Mr. Jobs was a brilliant showman and Mr. Cook is a good businessman.
Mr. Jobs was a dynamic innovator (idea wise, anyway) and Mr. Cook is good at extending existing innovation with minor upgrades.
And it seems these minor tech upgrades have finally materialized into not-so-minor revenue loss for Apple regarding the steadily-modified iPhone. This uneasy feeling of Apple’s shortcoming from its absence of any eye-opening, drastic changes to its smartphone has been hovering over Apple’s Silicon Valley home for years. Similar to its new spaceship-like headquarters, it went from just a thought to a growing reality on the ground. But it’s not the close encounter with reality Apple workers and fans alike were hoping to see.
What does this mean for Apple? Tim Cook?
Simply put, Apple and Tim Cook are at a pivot point in which they need to decide what kind of tech company they are going to be moving forward. Mr. Cook and Co. need to determine and put into action whether Apple will be an exciting and innovative company again or a tech giant that delivers on a past vision of ingenuity.
Perhaps it’s fitting that in a few years when Apple’s response (and identity) to this significant revenue decline can be fairly judged as a success or failure, the year that may very likely define Apple’s rise, fall or stagnation for the next generation will be 2020.
Luxurious. Comfortable. Stress-free.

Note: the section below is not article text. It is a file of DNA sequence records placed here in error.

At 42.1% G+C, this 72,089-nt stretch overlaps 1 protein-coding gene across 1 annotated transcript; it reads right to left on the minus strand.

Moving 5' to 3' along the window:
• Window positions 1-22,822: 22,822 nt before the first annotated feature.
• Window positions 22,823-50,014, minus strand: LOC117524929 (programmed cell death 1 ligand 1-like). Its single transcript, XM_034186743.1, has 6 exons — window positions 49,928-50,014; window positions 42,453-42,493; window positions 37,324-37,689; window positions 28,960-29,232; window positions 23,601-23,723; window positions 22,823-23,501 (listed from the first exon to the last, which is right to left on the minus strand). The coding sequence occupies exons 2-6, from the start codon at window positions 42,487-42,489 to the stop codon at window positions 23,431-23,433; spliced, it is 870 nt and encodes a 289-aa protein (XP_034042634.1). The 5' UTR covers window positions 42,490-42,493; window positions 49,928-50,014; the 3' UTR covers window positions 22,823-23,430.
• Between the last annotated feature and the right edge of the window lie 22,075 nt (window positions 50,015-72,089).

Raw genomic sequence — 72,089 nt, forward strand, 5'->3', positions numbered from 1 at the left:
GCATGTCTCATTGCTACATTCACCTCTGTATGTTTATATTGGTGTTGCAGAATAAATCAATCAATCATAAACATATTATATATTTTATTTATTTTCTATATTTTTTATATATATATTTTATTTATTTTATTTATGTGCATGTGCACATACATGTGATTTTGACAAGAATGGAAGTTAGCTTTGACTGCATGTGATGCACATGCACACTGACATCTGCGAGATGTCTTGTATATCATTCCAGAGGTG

These are words missing from the vernacular of the modern air traveler. But do they have to be MIA from our vocabulary when we arrive at the airport?
People deserve a better return. Enjoying the still mind-boggling experience of flying at hundreds of miles an hour at around seven miles in the air is not at the level it should be for the ever-increasing price of admission. And the solutions to the problems from the perspective of the customer seem attainable:
- Designated room for luggage for every seat. The space for overhead luggage does need to be increased while also divided per seat to reduce the stress and fear of missing out (so to speak) to less than courteous fellow flyers who board before you with their luggage that always appears to be where your luggage should be residing.
- Fewer seats on board = More space for sitting, relaxing and getting out from the middle or window seat
- A boarding process that feels less like catching a bus in Mumbai during rush hour and more like a special invitation to the sky by making the aforementioned changes, along with a compelling experience visualized below
The point is that a completely new form of air travel isn’t required to drastically improve air travel partially, if not fully. And if these suggested changes are indeed fiscally impossible, then it is time indeed for a major disruption–as the tech kids in Silicon Valley say–for the airline industry in the ever-evolving 21st century.
The following prototype for the future of air travel was revealed a year ago yet its vision appears more pragmatic than ever in the unofficial “Age of IKEA” in which different themed rooms are showcased for purchase in those gigantic blue stores with those delicious Swedish meatballs.
Just think of the intriguing vision above as airplanes getting into the customizable–and practical effect–app business. There’s a certain kind of luxury in catering to the user experience.